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Recursive Deletes...
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pilotboba
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# Posted on: 18-Jan-2006 18:02:10.  
Ok,

I searched and I didn't see much about this.

It looks to me that if I want to delete and Entity, that has related child entity, I have two options.

1. Implicitly delete the children of the entity using DeleteMulti() first.

2. Set up cascade deletes in the database RI.

I'm curious why LLBLGen doesn't do the cascade deletes?

Now, that said, is there a way using Adapter that I can code this so I don't have to do it imperivly each time.

For example, the common Customers have Orders scenerio. Is there somewhere in an event OnDelete or BeforeDelete of the Customer entity I can tell it to delete all it's orders?

The idea here would be to code the BL/DAL so that the UI programmer doesn't need to know the database structure. I want the UI to be able to delete the customer and have all the children deleted automatically.

Thanks,
BOb
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Otis
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# Posted on: 18-Jan-2006 20:52:54.  
cascading deletes aren't always possible (multiple paths from one entity to another cause sqlserver to not accept a cascading delete setting on an FK for example).

Furthermore, cascading deletes with a filter and the filter matches several entities, is only possible with a temptable, as the child entities have to be deleted first, but if the filter is on teh child entities, the parents cant be deleted because you don't know which ones to delete as the children are already gone.


Frans Bouma
LLBLGen Pro / ORM Profiler Lead Developer | Blog | Twitter
 
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pilotboba
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# Posted on: 20-Jan-2006 23:26:55.  
Otis wrote:
cascading deletes aren't always possible (multiple paths from one entity to another cause sqlserver to not accept a cascading delete setting on an FK for example).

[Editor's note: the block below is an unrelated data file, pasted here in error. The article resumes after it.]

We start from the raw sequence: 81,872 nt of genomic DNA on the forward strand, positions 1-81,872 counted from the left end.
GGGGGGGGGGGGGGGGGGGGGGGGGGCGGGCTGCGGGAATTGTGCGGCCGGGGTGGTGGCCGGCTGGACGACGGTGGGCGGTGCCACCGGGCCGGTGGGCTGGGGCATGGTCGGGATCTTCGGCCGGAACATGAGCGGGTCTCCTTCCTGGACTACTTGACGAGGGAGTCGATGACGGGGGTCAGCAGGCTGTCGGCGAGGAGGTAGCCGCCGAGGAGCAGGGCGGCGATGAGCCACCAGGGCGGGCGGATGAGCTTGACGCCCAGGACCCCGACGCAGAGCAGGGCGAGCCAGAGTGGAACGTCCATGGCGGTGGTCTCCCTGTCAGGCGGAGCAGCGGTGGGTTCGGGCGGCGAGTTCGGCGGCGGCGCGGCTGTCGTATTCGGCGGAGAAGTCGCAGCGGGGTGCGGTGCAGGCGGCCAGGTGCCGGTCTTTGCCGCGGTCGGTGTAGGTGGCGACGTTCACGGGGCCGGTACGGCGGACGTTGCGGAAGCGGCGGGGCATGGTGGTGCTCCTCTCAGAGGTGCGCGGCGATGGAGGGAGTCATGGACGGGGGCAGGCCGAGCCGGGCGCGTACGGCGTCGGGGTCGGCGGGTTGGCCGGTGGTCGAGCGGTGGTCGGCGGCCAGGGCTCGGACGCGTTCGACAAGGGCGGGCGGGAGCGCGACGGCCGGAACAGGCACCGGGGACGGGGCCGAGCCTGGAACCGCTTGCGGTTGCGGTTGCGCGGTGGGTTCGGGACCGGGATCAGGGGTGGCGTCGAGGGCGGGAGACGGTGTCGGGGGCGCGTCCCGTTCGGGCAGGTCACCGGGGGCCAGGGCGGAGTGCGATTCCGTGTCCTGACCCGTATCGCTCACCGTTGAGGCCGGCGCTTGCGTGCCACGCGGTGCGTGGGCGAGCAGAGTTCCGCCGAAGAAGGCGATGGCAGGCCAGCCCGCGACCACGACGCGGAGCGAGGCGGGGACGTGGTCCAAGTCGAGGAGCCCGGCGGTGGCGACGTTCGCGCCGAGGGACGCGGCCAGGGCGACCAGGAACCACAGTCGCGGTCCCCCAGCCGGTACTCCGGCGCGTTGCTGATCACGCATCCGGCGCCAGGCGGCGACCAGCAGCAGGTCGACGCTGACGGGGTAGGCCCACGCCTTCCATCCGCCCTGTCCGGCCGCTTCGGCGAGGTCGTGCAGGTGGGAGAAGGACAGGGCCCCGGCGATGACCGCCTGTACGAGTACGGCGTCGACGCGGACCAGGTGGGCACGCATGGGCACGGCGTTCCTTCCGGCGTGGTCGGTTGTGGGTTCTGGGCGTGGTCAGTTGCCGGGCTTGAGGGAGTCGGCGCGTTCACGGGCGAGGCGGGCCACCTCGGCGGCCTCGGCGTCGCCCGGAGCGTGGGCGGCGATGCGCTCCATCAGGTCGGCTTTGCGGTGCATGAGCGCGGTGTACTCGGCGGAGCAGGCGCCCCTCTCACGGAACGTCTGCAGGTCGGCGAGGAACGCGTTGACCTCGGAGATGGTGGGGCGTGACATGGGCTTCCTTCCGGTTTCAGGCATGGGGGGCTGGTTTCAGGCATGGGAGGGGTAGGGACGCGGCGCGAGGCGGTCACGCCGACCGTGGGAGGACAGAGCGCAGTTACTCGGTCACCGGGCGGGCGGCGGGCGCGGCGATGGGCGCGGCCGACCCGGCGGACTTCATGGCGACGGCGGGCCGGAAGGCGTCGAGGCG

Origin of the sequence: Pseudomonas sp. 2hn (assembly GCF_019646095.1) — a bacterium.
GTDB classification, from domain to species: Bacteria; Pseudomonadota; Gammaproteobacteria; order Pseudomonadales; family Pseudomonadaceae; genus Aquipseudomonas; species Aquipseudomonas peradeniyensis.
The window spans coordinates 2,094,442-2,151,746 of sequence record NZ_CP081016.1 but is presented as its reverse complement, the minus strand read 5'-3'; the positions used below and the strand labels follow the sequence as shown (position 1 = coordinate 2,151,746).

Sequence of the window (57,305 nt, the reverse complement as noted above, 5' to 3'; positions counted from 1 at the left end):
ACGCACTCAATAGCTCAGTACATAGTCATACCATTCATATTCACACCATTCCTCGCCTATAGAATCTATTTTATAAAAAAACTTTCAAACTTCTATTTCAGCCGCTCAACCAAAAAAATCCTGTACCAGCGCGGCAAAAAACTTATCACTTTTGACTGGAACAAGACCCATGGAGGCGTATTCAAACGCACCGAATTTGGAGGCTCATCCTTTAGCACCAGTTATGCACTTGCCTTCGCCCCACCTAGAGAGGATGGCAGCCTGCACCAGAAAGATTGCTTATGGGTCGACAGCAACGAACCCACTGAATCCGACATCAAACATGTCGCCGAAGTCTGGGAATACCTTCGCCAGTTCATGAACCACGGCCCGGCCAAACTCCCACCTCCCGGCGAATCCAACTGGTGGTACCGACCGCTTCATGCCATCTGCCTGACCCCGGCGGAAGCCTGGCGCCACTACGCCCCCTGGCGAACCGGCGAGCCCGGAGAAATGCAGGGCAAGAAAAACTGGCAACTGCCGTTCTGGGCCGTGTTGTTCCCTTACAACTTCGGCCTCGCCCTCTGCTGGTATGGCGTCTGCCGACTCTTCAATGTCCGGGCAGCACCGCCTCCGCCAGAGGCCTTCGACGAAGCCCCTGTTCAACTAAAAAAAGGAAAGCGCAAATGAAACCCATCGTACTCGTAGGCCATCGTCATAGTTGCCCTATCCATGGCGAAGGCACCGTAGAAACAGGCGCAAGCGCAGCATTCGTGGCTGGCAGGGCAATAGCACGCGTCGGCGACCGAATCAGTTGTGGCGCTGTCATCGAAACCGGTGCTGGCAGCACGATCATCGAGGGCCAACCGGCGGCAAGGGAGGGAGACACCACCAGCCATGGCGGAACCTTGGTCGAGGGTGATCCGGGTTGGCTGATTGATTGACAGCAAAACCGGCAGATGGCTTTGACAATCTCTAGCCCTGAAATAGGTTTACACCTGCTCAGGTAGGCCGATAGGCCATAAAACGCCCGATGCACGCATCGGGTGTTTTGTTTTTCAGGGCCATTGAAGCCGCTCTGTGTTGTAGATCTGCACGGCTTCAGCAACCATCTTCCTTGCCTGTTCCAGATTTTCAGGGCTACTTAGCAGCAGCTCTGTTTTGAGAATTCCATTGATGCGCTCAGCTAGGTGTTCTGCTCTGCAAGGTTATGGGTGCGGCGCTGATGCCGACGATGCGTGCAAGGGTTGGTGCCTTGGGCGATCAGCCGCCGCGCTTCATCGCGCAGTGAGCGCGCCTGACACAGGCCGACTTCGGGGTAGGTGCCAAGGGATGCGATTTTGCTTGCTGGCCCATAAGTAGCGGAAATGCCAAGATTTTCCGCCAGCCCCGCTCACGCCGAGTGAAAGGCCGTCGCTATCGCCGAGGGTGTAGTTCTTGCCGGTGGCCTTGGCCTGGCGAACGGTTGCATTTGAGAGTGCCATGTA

Furthermore, cascading deletes with a filter and the filter matches several entities, is only possible with a temptable, as the child entities have to be deleted first, but if the filter is on teh child entities, the parents cant be deleted because you don't know which ones to delete as the children are already gone.


So, how do you recommend deleting an Entity, that has a child that has a child?

For example, delete an Invoice that has InvoiceLines that has GLTransactions?

BOb
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Otis
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# Posted on: 21-Jan-2006 11:37:30.  
in a single transaction, delete gltransactions directly, then invoicelines, then invoice. Or define the cascade on the FK in the DB, IF the db accepts that cascade.



Frans Bouma
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mario.muja
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# Posted on: 28-Feb-2006 10:28:18.  
I understand that there are cases where cascade deletes are not possible. However, if no filtering is involved and the database does not accept the cascade or does not support such a feature, then it would be a great feature of LLBLGen to cascade automatically.

This feature should be configurable, so that I can decide, if a cascade delete is allowed for an entity or not (as declarative as the cascade delete checkbox of SQL Server).

Regards, Mario  Top
Otis
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# Posted on: 28-Feb-2006 11:52:25.  
THe problem is that without loading all data involved in the complete graph into memory, cascade deletes will fail in some occasions and it's unpredicatable when that will be (as it depends on the graph of objects in question). A RDBMS can do it because it knows the data involved.

Frans Bouma
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MattAdamson